Who says someone named "Hussein" can't be president of the United States? I was. Granted, it was only a school play, and I spell my name "Hussain." But I thought I did a pretty good job as the commander in chief, even if my wardrobe consisted of an old tweed jacket from Sears.
As a Muslim woman, I'd have an easier time climbing the Himalayas in my bare feet than landing in the Oval Office. I'm aware, post 9/11, why a presidential candidate's real or perceived ties to the Islamic faith translates to campaign kryptonite. Still, that doesn't mean I'm cool with the sinister insinuations that all Muslims are suspect and therefore, unfit to lead the country.
I wasn't sure whether to laugh or cry a few days back listening to radio talk show host Bill Cunningham repeatedly scream Barack Obama's middle name -- my last name -- as if he had anti-Muslim Tourette's. "Hussein," Cunningham hissed like he was beckoning Satan when shouting the Arabic word for "good," "handsome" or "beautiful."
No matter how many times Obama insists he's a Christian, bigots' panties get twisted tighter than the turban in that recent photo intended to "slander" the Democratic presidential hopeful. Wake up. A lot of African-American Christians have Muslim names. Obama happens to be one of them.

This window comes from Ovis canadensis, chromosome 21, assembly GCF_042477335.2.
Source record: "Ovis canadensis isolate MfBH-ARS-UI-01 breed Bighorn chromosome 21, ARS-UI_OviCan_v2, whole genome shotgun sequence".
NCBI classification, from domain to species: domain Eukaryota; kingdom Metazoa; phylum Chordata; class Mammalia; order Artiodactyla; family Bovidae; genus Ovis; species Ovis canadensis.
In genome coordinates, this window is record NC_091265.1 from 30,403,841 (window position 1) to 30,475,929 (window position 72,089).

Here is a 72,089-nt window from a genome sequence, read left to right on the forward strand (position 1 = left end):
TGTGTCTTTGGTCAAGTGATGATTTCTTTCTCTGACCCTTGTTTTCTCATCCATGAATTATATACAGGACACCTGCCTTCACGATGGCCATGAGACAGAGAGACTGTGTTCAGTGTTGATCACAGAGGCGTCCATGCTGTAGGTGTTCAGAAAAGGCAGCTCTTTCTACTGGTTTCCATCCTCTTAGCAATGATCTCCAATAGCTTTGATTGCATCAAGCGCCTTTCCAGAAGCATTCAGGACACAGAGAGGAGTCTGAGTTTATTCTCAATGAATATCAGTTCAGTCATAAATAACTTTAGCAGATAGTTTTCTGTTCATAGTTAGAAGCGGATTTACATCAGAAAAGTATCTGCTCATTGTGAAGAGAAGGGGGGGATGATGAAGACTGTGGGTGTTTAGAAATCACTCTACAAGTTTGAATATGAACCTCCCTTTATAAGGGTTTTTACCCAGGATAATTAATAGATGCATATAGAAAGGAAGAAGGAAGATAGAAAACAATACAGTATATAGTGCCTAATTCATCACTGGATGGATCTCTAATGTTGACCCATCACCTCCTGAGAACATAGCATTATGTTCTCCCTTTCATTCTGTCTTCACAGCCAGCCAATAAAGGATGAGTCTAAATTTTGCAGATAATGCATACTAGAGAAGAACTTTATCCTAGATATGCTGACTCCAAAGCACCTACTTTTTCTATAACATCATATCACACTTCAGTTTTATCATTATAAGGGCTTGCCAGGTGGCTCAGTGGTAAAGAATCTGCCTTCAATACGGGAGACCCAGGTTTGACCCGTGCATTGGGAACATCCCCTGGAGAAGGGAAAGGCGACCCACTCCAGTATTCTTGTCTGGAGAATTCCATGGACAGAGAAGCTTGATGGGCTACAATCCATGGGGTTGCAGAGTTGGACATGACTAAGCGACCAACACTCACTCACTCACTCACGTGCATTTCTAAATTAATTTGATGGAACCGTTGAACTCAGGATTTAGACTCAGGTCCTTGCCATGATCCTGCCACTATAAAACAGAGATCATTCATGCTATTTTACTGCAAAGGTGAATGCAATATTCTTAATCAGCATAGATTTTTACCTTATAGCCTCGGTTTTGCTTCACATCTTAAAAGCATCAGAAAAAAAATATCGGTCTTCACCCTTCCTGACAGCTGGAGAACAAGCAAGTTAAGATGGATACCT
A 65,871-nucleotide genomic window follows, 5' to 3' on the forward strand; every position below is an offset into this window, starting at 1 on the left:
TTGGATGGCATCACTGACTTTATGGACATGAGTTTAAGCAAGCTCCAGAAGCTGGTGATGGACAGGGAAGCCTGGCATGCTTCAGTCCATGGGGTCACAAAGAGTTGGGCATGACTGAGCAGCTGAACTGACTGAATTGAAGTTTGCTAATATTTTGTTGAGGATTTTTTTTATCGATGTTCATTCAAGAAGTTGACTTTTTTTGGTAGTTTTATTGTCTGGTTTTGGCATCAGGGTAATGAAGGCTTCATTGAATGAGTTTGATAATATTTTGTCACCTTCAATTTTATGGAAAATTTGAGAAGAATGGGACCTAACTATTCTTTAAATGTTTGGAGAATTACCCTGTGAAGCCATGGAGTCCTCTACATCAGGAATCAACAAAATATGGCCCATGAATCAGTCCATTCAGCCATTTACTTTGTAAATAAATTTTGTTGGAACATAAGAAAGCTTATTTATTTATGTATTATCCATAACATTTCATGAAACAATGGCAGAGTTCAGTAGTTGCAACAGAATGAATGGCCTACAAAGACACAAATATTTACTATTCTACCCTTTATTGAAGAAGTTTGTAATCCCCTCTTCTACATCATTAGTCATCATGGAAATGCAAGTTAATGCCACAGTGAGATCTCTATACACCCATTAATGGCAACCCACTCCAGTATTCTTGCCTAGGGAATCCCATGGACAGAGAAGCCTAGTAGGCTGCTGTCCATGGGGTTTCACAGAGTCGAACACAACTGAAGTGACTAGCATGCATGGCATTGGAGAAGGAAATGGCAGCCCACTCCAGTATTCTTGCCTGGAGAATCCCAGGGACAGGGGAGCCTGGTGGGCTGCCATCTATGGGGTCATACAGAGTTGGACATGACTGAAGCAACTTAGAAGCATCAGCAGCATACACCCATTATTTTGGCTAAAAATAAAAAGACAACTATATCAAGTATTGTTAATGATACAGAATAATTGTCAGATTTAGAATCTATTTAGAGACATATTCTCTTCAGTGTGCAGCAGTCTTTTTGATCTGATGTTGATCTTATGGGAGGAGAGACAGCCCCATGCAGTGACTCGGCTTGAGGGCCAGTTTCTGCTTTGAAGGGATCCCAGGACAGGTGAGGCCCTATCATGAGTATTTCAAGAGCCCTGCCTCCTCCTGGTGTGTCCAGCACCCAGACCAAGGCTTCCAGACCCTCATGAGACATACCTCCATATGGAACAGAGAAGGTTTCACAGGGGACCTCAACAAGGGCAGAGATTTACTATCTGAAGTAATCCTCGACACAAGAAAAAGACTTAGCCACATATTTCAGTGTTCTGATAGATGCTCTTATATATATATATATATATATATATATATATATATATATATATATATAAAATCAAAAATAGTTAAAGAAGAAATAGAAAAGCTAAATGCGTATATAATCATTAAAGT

When I was growing up, "Hussein" was simply code for "foreigner," despite my birth in a North Side hospital. The stares and smirks started only after the Persian Gulf War. At the beginning of every semester in college, my classmates practically got whiplash, straining to glimpse a Saddam Hussein look-alike only to spot a 5-foot-2 pseudo-hippie wearing Chuck Taylors.
My parents viewed the demonization of our surname as a blessing in disguise. No newspaper would welcome a "Hussain" byline, they decided, coaxing me toward medicine, the only acceptable career for "obedient" children of most South Asian immigrants. (They were glad I proved them wrong.)
Honestly, my last name's shock value has diminished over the years, a testament, I believe, to our country's growing diversity. Many Americans understand that common names don't only come in the form of a "Smith" or a "Johnson." Perhaps, they have a neighbor, mechanic or teacher named Hussein. Or maybe they've seen fashion designer Hussein Chalayan in the pages of Vogue or recall King Hussein, our ally in the Middle East. (MORE)
Rummana Hussain is a general assignment reporter at the Sun-Times.